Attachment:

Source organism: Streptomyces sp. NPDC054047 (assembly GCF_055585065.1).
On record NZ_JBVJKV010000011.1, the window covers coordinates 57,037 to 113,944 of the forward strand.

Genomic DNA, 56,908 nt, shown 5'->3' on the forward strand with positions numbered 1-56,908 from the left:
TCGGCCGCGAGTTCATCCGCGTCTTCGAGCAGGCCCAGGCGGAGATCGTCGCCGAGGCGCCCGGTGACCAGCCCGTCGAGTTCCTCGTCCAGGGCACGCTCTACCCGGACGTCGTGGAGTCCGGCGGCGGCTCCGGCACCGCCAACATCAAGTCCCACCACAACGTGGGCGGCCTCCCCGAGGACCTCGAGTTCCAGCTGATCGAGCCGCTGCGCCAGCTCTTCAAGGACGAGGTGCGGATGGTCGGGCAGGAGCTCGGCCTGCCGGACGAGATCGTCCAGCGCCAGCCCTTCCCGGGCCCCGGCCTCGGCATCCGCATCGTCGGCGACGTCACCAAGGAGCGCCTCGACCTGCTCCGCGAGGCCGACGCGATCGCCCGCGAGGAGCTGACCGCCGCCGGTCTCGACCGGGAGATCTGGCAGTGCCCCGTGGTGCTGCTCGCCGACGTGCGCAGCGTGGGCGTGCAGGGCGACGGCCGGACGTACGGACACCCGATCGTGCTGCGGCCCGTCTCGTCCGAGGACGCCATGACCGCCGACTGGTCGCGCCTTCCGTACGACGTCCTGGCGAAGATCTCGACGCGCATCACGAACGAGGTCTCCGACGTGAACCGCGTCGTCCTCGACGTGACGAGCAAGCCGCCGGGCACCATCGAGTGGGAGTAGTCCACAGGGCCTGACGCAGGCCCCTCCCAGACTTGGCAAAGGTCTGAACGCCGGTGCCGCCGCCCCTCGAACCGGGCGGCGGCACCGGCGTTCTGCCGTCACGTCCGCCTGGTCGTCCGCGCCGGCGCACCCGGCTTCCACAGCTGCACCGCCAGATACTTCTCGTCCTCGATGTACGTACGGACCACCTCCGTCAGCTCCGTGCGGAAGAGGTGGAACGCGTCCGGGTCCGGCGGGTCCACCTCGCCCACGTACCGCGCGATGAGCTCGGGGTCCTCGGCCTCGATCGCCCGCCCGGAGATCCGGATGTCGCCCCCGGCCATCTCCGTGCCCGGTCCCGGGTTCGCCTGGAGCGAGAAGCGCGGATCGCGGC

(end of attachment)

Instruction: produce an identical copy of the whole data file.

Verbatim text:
Source organism: Streptomyces sp. NPDC054047 (assembly GCF_055585065.1).
On record NZ_JBVJKV010000011.1, the window covers coordinates 57,037 to 113,944 of the forward strand.

Genomic DNA, 56,908 nt, shown 5'->3' on the forward strand with positions numbered 1-56,908 from the left:
TCGGCCGCGAGTTCATCCGCGTCTTCGAGCAGGCCCAGGCGGAGATCGTCGCCGAGGCGCCCGGTGACCAGCCCGTCGAGTTCCTCGTCCAGGGCACGCTCTACCCGGACGTCGTGGAGTCCGGCGGCGGCTCCGGCACCGCCAACATCAAGTCCCACCACAACGTGGGCGGCCTCCCCGAGGACCTCGAGTTCCAGCTGATCGAGCCGCTGCGCCAGCTCTTCAAGGACGAGGTGCGGATGGTCGGGCAGGAGCTCGGCCTGCCGGACGAGATCGTCCAGCGCCAGCCCTTCCCGGGCCCCGGCCTCGGCATCCGCATCGTCGGCGACGTCACCAAGGAGCGCCTCGACCTGCTCCGCGAGGCCGACGCGATCGCCCGCGAGGAGCTGACCGCCGCCGGTCTCGACCGGGAGATCTGGCAGTGCCCCGTGGTGCTGCTCGCCGACGTGCGCAGCGTGGGCGTGCAGGGCGACGGCCGGACGTACGGACACCCGATCGTGCTGCGGCCCGTCTCGTCCGAGGACGCCATGACCGCCGACTGGTCGCGCCTTCCGTACGACGTCCTGGCGAAGATCTCGACGCGCATCACGAACGAGGTCTCCGACGTGAACCGCGTCGTCCTCGACGTGACGAGCAAGCCGCCGGGCACCATCGAGTGGGAGTAGTCCACAGGGCCTGACGCAGGCCCCTCCCAGACTTGGCAAAGGTCTGAACGCCGGTGCCGCCGCCCCTCGAACCGGGCGGCGGCACCGGCGTTCTGCCGTCACGTCCGCCTGGTCGTCCGCGCCGGCGCACCCGGCTTCCACAGCTGCACCGCCAGATACTTCTCGTCCTCGATGTACGTACGGACCACCTCCGTCAGCTCCGTGCGGAAGAGGTGGAACGCGTCCGGGTCCGGCGGGTCCACCTCGCCCACGTACCGCGCGATGAGCTCGGGGTCCTCGGCCTCGATCGCCCGCCCGGAGATCCGGATGTCGCCCCCGGCCATCTCCGTGCCCGGTCCCGGGTTCGCCTGGAGCGAGAAGCGCGGATCGCGGC